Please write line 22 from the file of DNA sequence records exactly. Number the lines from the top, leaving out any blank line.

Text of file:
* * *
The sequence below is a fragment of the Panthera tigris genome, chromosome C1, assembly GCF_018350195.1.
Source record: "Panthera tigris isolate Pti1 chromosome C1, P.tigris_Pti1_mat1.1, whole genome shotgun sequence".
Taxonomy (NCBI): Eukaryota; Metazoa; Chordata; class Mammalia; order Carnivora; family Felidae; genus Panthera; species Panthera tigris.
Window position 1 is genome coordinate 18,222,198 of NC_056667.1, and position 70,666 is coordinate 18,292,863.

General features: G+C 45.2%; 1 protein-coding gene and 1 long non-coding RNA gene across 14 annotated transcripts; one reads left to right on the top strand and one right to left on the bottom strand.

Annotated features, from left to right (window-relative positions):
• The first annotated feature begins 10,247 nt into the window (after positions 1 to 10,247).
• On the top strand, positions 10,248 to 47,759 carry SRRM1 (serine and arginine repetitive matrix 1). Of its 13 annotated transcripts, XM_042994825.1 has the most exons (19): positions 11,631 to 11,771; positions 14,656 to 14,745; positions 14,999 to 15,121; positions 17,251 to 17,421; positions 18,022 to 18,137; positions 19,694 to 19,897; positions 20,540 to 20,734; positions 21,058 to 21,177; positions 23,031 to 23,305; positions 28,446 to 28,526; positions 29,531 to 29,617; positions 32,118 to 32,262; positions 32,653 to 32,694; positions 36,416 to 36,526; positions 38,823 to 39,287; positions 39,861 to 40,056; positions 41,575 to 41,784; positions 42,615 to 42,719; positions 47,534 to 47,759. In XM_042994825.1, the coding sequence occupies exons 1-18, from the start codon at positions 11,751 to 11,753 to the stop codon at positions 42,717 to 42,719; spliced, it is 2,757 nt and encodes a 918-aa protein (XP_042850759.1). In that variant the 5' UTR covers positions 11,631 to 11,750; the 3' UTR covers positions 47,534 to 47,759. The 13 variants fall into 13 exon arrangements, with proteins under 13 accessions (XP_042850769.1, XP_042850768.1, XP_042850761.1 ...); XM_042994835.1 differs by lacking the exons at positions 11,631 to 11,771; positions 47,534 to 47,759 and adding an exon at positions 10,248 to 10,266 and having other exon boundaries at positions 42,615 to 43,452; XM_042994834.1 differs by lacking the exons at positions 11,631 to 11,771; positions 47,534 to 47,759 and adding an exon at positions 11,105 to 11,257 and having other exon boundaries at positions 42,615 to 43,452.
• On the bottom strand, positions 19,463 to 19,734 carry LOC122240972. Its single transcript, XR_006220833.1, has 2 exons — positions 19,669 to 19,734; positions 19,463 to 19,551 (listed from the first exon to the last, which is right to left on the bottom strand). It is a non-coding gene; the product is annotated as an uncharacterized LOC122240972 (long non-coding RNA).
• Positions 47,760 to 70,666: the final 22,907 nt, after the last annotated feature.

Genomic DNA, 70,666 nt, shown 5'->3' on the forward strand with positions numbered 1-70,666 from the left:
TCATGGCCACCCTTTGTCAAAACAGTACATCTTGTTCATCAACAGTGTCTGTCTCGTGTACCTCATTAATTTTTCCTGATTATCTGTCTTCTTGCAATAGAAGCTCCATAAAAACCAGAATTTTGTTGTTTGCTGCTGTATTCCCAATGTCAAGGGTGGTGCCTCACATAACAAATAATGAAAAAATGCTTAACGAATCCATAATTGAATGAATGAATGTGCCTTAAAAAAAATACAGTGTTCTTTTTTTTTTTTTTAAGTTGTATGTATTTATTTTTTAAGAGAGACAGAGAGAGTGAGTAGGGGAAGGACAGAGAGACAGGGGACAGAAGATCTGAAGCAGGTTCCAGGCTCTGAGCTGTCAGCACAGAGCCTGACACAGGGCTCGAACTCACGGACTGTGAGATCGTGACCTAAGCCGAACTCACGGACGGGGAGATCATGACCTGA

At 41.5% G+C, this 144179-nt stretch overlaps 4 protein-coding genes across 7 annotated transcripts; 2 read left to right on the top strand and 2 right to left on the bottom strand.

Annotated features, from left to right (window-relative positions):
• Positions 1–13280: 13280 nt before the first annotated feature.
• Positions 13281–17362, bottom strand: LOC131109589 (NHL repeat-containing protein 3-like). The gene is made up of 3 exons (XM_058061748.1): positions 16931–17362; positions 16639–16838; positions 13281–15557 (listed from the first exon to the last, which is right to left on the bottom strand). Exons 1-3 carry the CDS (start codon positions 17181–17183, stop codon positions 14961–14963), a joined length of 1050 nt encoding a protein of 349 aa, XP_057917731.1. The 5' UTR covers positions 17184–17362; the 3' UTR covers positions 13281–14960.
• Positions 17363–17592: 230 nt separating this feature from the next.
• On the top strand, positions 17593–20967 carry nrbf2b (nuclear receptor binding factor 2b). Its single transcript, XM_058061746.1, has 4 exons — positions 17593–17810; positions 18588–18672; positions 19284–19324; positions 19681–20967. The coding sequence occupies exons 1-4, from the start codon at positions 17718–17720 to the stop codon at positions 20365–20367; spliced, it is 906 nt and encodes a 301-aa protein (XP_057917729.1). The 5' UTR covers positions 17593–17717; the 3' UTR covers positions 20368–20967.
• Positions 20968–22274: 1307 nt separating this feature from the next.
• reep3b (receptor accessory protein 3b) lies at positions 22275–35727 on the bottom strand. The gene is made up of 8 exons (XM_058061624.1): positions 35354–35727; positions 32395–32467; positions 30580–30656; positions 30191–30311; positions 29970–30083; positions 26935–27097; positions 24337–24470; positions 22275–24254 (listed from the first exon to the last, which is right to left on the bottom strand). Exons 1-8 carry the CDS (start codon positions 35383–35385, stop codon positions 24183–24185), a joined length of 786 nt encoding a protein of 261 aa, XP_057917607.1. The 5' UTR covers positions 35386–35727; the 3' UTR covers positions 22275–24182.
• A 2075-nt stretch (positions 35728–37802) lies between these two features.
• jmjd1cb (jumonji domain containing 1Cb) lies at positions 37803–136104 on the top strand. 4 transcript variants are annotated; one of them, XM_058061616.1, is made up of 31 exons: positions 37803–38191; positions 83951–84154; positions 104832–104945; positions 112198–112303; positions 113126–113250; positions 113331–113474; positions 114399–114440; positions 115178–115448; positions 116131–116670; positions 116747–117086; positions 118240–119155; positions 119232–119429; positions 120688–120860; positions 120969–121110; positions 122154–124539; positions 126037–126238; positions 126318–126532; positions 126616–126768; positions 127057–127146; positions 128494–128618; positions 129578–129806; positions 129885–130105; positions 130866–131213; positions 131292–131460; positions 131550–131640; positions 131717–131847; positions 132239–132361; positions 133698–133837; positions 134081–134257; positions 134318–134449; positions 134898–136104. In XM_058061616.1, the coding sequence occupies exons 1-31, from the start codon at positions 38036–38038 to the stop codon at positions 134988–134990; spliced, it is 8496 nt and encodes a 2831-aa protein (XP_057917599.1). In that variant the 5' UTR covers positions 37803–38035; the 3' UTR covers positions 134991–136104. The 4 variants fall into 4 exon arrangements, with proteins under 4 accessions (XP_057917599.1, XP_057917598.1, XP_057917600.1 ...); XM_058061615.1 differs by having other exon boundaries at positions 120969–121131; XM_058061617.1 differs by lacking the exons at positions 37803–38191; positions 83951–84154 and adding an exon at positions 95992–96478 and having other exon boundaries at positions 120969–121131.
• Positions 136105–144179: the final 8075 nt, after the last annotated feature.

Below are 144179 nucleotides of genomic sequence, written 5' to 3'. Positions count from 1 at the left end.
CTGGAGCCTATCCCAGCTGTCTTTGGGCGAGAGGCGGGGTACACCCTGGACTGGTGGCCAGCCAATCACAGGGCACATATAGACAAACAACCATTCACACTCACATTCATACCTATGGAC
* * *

• jmjd1cb (jumonji domain containing 1Cb) lies at positions 37803–136104 on the top strand. 4 transcript variants are annotated; one of them, XM_058061616.1, is made up of 31 exons: positions 37803–38191; positions 83951–84154; positions 104832–104945; positions 112198–112303; positions 113126–113250; positions 113331–113474; positions 114399–114440; positions 115178–115448; positions 116131–116670; positions 116747–117086; positions 118240–119155; positions 119232–119429; positions 120688–120860; positions 120969–121110; positions 122154–124539; positions 126037–126238; positions 126318–126532; positions 126616–126768; positions 127057–127146; positions 128494–128618; positions 129578–129806; positions 129885–130105; positions 130866–131213; positions 131292–131460; positions 131550–131640; positions 131717–131847; positions 132239–132361; positions 133698–133837; positions 134081–134257; positions 134318–134449; positions 134898–136104. In XM_058061616.1, the coding sequence occupies exons 1-31, from the start codon at positions 38036–38038 to the stop codon at positions 134988–134990; spliced, it is 8496 nt and encodes a 2831-aa protein (XP_057917599.1). In that variant the 5' UTR covers positions 37803–38035; the 3' UTR covers positions 134991–136104. The 4 variants fall into 4 exon arrangements, with proteins under 4 accessions (XP_057917599.1, XP_057917598.1, XP_057917600.1 ...); XM_058061615.1 differs by having other exon boundaries at positions 120969–121131; XM_058061617.1 differs by lacking the exons at positions 37803–38191; positions 83951–84154 and adding an exon at positions 95992–96478 and having other exon boundaries at positions 120969–121131.